Raleigh, N.C. — As cities and towns across North Carolina begin to loosen restrictions on water use, Gov. Mike Easley on Wednesday asked them to rethink the move.
Easley sent a letter to mayors and county managers, thanking them for conservation efforts in recent months to combat the ongoing statewide drought. He also urged them to continue conservation programs because a hot, dry summer could once again drain reservoirs.
"Even though reservoir levels have risen, our groundwater resources, which help keep our streams flowing, are still extremely low. This makes North Carolina very vulnerable as summer approaches," Easley wrote in the letter. "There is the potential for exceptional and extreme drought conditions to return this summer and fall."
All 100 North Carolina counties continue experiencing drought conditions, including 81 in severe or extreme drought, he said. Long-range forecasts also call for drier-than-normal conditions through at least the end of May, he said.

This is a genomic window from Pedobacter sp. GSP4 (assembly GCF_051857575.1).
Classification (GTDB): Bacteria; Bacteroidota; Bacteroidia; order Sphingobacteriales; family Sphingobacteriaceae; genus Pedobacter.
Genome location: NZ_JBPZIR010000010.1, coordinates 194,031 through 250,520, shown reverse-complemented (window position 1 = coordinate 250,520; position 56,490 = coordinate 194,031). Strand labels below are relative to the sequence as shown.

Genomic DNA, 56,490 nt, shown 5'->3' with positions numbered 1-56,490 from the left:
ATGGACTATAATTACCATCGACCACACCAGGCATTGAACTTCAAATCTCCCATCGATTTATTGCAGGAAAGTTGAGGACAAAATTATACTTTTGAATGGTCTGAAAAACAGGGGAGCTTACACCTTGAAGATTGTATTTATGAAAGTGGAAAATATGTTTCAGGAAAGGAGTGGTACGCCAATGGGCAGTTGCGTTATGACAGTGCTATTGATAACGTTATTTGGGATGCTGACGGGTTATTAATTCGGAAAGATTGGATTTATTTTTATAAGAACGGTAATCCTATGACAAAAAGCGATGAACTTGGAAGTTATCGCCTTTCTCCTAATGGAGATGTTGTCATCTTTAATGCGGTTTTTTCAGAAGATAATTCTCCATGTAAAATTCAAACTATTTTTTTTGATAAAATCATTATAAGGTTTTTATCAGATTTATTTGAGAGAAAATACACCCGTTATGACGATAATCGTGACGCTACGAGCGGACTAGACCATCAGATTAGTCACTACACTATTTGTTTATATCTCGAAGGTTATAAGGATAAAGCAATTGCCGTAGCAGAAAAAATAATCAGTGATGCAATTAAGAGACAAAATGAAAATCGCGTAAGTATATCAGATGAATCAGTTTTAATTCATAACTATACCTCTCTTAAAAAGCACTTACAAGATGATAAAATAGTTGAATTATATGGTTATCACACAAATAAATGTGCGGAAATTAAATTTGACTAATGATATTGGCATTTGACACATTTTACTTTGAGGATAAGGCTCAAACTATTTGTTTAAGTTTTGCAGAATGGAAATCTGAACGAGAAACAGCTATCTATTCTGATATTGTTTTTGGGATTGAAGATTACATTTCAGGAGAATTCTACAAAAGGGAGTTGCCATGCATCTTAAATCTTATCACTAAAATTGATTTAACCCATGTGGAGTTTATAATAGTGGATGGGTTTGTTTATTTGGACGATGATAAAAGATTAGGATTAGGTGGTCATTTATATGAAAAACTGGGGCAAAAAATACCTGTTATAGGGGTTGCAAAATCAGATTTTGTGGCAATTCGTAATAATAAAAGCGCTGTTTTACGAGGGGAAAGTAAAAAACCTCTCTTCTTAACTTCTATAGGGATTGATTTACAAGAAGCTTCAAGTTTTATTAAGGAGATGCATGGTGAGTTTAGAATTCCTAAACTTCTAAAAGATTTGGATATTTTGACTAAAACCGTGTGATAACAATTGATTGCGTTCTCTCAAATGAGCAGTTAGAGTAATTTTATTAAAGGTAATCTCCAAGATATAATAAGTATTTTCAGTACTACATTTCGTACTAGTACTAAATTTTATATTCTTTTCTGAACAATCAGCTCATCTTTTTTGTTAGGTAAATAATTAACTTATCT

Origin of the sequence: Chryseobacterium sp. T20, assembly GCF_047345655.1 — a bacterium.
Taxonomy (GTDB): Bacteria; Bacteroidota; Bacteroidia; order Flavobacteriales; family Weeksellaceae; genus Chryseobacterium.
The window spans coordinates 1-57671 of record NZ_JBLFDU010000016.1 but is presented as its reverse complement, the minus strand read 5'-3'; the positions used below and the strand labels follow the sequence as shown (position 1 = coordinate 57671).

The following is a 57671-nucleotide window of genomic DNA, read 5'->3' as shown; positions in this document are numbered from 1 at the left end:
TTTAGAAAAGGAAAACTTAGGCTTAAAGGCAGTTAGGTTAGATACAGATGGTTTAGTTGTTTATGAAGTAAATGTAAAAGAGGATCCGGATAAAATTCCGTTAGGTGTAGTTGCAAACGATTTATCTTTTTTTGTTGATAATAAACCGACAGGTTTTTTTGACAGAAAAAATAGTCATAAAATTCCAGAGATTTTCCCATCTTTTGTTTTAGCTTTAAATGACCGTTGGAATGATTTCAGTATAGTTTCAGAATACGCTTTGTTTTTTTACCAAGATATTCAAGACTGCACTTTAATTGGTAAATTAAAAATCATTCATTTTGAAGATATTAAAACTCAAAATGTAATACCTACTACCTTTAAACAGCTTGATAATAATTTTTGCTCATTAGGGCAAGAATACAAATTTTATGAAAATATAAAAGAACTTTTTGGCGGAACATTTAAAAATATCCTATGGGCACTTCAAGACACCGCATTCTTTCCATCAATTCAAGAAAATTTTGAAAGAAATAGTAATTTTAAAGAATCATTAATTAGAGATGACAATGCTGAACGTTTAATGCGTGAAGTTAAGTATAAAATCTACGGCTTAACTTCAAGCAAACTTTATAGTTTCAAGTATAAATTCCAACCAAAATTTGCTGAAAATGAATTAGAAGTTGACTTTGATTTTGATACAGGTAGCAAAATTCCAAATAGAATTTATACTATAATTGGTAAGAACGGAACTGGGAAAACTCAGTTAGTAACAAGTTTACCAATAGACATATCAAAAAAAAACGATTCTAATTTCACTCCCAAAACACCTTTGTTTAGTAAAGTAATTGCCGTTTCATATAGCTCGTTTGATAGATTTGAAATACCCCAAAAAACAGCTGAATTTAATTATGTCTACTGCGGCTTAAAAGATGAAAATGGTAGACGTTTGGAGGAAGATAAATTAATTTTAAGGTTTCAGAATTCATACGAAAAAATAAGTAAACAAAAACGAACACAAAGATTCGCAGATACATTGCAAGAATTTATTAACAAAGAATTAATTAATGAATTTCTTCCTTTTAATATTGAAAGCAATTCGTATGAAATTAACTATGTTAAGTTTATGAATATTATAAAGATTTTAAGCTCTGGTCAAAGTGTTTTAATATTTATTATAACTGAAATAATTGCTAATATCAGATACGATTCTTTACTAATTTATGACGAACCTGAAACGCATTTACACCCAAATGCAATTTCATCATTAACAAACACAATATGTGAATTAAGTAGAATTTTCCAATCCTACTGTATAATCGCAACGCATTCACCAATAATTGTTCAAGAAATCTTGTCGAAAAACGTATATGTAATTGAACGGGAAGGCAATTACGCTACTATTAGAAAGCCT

“The drought of 2007-08 has taught all of us that we need to do a better job of managing our water resources year round," Easley wrote in the letter. "But we also have to change our attitude about using water and make water conservation a way of life in North Carolina."
Raleigh lifted Stage 2 restrictions for municipal water customers Monday, allowing them once again to use drinking water to irrigate their lawns and wash their cars. Cary, Durham, Fayetteville and other area cities also have relaxed rules in recent weeks after spring rains replenished their reservoirs.
Water consumption on Raleigh's system was 38.8 million gallons, the same as Monday's usage, according to Public Utilities Department Director Dale Crisp.